It’s early February. Do you parcel a few days from your meager vacation allowance and jet off for a long weekend in the Bahamas? Or do you retreat to you cubicle and wait for spring? A dilemma. Which is why an under-the-radar TV campaign (if there is such a thing) has tapped into the white-sneaker-wearing tourist inside us.
In the debut spot, a slick CEO type thanks us for “ciphoning valuable time away from loved ones and trading weekends for work ends … even as your overall quality of life takes a nosedive.” A pseudo-patriotic melody plays as he continues: “Thanks to your hard work and dedication, 26 percent of Americans don’t take any vacation time at all.” A plug at the end directs us to iwantmyvacation.com. But it’s no revolutionary site advocating four weeks of vacation a year; it’s an elaborate ad for Universal Orlando Resorts, sponsor of faux lobbying group “Vacation Advocacy.” Included on the site: data about how many vacation days Americans take each year on average (13) compared with those master relaxers, the Italians (42); a “Bash the Boss” computer game; and a “Vacation Deficiency Test.”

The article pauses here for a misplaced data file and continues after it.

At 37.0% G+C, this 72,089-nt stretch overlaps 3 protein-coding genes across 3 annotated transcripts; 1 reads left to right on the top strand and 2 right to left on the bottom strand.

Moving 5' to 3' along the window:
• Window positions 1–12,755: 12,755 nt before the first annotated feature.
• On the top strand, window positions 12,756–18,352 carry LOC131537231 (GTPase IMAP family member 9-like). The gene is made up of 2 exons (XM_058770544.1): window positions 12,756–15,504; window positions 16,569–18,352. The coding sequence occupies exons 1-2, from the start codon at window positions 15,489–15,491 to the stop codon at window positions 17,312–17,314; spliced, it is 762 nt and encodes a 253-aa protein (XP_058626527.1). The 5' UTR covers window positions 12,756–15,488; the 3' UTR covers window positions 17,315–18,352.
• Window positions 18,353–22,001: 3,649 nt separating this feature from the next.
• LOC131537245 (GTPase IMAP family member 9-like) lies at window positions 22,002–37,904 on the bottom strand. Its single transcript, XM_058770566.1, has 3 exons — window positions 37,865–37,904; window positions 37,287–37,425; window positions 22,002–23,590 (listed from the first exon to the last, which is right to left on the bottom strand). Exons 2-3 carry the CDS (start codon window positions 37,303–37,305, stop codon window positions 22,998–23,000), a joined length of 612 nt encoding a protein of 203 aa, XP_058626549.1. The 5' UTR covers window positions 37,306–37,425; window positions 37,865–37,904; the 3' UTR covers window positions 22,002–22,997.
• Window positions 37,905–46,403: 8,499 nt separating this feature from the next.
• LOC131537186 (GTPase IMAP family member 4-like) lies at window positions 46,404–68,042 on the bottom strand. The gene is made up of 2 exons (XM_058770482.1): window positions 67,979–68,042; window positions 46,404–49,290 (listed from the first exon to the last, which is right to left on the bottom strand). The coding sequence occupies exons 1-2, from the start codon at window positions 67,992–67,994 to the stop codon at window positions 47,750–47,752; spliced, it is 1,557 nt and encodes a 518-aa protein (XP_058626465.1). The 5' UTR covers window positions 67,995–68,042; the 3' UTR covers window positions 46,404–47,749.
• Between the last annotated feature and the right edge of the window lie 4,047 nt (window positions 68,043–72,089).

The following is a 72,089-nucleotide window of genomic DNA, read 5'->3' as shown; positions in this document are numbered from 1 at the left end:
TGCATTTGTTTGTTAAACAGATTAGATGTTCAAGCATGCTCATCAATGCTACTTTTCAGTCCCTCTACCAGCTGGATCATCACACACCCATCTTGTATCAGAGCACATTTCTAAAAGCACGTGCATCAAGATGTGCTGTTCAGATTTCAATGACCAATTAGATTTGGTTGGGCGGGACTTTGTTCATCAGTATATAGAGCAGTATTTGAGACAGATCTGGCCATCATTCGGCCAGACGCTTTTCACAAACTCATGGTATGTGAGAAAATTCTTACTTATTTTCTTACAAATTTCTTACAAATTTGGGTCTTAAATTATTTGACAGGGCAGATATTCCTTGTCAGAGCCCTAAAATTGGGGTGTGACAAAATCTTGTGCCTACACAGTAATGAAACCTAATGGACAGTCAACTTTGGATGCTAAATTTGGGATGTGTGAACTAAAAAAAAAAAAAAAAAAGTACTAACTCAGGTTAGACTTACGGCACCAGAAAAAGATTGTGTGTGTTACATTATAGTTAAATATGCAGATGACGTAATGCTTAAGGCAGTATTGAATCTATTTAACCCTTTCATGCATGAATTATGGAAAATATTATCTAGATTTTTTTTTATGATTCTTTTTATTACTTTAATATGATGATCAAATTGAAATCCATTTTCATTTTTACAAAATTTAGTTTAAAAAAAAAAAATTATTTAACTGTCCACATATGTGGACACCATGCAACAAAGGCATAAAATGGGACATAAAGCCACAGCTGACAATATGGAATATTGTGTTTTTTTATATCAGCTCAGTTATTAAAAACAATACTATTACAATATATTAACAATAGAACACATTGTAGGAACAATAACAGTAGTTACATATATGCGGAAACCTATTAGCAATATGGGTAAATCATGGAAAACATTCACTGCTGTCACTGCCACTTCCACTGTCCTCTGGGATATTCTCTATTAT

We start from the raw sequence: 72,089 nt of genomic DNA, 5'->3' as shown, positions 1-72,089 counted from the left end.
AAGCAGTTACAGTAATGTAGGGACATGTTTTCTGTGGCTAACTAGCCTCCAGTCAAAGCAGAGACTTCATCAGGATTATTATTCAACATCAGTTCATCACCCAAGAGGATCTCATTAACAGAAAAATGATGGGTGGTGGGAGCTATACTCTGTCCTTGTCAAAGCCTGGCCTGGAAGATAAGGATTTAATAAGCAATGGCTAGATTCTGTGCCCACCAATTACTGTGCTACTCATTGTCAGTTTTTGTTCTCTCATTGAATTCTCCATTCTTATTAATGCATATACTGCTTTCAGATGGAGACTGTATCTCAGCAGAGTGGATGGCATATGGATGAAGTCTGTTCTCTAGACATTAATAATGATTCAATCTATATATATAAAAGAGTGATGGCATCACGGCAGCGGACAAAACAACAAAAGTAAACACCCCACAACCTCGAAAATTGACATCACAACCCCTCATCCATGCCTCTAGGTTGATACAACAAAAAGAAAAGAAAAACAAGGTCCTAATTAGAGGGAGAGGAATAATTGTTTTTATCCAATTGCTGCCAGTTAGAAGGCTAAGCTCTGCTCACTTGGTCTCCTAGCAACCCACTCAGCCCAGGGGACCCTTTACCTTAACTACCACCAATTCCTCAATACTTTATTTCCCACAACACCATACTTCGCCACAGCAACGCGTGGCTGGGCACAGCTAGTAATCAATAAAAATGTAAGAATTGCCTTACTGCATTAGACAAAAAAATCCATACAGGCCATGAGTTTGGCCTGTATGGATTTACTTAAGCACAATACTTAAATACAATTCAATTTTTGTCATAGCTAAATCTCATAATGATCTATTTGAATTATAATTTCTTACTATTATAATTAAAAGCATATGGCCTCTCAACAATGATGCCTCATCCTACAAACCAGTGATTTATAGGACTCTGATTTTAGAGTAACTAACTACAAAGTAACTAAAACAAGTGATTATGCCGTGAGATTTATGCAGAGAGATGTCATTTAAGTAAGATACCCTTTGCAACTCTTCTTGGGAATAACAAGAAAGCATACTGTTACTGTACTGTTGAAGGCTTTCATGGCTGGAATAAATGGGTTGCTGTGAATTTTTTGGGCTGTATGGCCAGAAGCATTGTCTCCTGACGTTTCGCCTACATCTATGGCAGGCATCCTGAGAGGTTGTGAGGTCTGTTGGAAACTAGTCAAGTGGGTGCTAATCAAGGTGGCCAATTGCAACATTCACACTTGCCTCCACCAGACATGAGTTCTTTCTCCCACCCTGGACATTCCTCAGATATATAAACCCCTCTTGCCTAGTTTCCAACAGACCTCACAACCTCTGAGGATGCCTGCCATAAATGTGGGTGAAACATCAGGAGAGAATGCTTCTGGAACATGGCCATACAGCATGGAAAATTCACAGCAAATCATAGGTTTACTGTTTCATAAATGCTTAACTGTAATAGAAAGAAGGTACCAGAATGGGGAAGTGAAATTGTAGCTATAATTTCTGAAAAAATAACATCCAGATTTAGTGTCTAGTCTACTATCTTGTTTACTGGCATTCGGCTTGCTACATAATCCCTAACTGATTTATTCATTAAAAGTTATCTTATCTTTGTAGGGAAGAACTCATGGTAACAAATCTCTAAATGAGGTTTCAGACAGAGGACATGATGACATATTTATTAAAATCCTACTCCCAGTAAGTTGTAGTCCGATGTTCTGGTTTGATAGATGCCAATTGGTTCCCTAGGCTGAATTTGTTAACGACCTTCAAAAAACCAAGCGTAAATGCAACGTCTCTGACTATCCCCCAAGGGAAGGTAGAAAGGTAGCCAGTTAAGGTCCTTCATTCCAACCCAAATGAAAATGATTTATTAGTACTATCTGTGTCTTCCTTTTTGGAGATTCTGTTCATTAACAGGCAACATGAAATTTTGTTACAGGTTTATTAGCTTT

Maybe if we did have four weeks of vacation, we’d consider spending it at a packed, overpriced theme park. With just two weeks, we’d rather lounge on the beaches of Martinique or go see Istanbul. The ads, by davidandgoliath, do tap into the psyche of the overworked American. But if you weren’t already considering a theme-park vacation, we wonder if this would change your mind.
—Posted by Deanna Zammit